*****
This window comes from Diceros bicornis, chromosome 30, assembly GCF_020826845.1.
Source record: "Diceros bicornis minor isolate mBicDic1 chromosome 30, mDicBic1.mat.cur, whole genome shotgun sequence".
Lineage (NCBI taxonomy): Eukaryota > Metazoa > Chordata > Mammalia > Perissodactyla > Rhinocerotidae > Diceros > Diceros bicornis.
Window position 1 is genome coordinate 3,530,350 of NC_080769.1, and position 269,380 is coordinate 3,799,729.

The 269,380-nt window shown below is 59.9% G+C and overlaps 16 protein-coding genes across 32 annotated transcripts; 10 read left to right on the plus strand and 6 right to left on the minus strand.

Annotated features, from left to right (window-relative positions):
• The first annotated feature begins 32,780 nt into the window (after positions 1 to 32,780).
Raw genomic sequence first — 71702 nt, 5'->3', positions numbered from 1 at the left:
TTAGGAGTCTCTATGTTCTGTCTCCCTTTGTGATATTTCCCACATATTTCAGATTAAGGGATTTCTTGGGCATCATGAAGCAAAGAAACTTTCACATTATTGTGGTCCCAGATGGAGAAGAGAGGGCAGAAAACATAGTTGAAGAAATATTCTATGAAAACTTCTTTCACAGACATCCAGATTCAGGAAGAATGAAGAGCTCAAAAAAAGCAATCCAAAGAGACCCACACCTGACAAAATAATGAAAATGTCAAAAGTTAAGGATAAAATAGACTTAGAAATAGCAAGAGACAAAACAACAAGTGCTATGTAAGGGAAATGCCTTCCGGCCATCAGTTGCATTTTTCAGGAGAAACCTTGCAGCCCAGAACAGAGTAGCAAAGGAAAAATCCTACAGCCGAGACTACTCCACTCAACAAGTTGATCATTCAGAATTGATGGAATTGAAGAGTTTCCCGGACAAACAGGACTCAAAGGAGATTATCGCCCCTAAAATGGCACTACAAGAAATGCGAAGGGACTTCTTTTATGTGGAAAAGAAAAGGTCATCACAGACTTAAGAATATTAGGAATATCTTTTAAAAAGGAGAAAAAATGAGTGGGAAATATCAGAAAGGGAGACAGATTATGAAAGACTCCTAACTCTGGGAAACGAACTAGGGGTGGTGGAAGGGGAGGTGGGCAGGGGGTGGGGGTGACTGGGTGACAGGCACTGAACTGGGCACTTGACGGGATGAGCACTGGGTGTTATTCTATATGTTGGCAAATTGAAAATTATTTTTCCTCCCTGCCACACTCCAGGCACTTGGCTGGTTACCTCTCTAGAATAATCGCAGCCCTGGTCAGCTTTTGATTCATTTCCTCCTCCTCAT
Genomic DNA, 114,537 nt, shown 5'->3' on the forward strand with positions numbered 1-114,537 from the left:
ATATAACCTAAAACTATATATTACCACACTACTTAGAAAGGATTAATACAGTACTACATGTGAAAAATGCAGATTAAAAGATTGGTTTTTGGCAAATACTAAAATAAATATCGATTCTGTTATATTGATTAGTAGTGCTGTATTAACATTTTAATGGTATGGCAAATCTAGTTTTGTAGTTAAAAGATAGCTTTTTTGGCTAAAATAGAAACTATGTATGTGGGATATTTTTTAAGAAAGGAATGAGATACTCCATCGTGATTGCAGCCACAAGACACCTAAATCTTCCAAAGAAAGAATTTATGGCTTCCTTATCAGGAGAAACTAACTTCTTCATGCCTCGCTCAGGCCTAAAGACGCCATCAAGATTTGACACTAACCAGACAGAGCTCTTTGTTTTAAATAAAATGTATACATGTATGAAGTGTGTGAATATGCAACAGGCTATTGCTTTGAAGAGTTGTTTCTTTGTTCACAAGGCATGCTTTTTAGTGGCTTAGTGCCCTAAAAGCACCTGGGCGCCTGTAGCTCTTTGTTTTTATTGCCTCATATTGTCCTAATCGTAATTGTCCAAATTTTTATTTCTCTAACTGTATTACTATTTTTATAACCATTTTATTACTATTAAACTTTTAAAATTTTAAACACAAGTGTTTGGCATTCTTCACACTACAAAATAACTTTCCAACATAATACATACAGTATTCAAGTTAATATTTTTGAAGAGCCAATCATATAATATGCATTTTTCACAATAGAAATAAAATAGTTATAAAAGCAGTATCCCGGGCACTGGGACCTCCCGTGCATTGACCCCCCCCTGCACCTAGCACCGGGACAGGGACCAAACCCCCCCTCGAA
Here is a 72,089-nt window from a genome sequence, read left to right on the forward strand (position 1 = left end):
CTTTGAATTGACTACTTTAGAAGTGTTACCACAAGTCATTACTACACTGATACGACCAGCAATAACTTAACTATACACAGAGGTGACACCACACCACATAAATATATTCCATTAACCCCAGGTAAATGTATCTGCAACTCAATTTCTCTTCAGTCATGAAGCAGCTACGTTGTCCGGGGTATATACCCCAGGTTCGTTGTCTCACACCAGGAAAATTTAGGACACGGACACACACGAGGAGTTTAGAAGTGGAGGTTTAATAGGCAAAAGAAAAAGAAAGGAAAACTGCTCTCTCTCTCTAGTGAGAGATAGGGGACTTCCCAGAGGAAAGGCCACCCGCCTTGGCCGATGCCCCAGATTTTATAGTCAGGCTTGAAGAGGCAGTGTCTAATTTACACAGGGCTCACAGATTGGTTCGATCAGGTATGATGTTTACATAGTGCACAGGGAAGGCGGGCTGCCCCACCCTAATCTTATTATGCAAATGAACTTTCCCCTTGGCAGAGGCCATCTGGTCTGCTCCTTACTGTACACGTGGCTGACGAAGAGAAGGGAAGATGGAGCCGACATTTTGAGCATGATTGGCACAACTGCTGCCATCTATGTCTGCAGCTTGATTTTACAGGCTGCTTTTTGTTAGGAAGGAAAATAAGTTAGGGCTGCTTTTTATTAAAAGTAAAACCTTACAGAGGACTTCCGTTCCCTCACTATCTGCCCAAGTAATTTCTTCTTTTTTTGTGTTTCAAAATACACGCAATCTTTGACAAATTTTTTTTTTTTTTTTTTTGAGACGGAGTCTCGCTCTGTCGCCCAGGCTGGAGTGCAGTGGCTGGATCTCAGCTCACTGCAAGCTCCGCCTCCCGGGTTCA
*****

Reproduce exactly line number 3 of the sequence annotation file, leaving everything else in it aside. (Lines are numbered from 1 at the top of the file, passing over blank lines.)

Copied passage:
Lineage (NCBI taxonomy): Eukaryota > Metazoa > Chordata > Mammalia > Perissodactyla > Rhinocerotidae > Diceros > Diceros bicornis.